Public Health Nutrition

Public policies

An analysis of the content of food industry pledges on marketing to children

Corinna Hawkesa1 c1 and Jennifer L Harrisa2

a1 Consulting Services, Food and Nutrition Policy and Fellow, Centre for Food Policy, City University, London, UK

a2 Rudd Center for Food Policy and Obesity, Department of Psychology, Yale University, New Haven, CT, USA


Objective To identify pledges made by the food industry to change food marketing to children worldwide, examine their content and discuss their potential to reduce the harmful effects of food marketing to children.

Design A search for pledges and specific commitments made by participating companies and a content analysis of their scope and criteria used to define the marketing covered or excluded.

Setting Global.

Subjects Food industry pledges.

Results Between 2005 and 2009, the food industry developed thirteen pledges on food marketing to children, involving fifty-two food companies. Two of the pledges were global, two were regional and nine applied to specific countries. Three were specific to the soft drinks industry and to the fast-food industry, with the rest being food industry wide. Ten of the pledges required companies to publish individual commitments; a total of eighty-two such commitments were published, many of which extended beyond the minimum standards set in the pledges. All pledges included definitions of children and child-targeted media, as well as the communication channels and marketing techniques covered, and permitted companies to set criteria for foods that are exempted from any restrictions. There were many similarities between the pledges and individual commitments; however, there were also many differences.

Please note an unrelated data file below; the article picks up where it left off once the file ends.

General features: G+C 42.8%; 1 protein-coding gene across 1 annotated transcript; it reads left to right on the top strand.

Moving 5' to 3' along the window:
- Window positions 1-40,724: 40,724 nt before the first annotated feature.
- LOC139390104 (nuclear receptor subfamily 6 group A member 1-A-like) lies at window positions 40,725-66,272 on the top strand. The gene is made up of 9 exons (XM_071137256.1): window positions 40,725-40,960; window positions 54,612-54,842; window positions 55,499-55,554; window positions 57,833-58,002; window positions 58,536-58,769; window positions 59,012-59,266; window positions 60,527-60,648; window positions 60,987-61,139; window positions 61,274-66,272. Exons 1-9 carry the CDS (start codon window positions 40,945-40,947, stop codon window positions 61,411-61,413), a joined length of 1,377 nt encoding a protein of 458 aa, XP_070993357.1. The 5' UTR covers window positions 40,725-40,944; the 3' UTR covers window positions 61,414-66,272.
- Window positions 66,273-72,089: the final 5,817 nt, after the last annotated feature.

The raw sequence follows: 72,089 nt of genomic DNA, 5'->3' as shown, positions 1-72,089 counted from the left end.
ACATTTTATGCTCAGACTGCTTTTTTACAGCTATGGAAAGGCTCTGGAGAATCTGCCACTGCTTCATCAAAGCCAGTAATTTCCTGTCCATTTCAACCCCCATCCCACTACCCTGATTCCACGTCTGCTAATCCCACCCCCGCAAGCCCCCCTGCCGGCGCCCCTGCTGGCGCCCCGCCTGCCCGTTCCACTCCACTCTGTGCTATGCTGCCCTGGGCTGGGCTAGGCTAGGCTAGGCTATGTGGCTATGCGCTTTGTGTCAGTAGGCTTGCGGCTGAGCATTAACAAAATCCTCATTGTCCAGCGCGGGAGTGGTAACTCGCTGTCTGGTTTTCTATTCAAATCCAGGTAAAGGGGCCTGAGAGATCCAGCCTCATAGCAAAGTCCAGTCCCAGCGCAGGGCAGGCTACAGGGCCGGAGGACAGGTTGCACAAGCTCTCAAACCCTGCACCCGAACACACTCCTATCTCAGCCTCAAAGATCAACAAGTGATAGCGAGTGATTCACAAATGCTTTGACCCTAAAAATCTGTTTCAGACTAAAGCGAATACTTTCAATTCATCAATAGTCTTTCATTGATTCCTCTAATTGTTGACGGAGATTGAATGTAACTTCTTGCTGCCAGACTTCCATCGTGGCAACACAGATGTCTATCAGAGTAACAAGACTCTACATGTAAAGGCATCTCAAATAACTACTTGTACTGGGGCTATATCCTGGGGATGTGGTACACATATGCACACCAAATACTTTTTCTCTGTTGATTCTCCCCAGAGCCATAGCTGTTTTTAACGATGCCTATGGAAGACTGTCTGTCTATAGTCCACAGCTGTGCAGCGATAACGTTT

Conclusions The development of pledges on food marketing to children in such a short span of time is impressive. However, limitations and inconsistencies in the pledges and commitments suggest that the food industry has a long way to go if its pledges are to comprehensively reduce the exposure and power of marketing to children.

(Received August 31 2010)

(Accepted February 25 2011)

(Online publication May 10 2011)


c1 Corresponding author: Email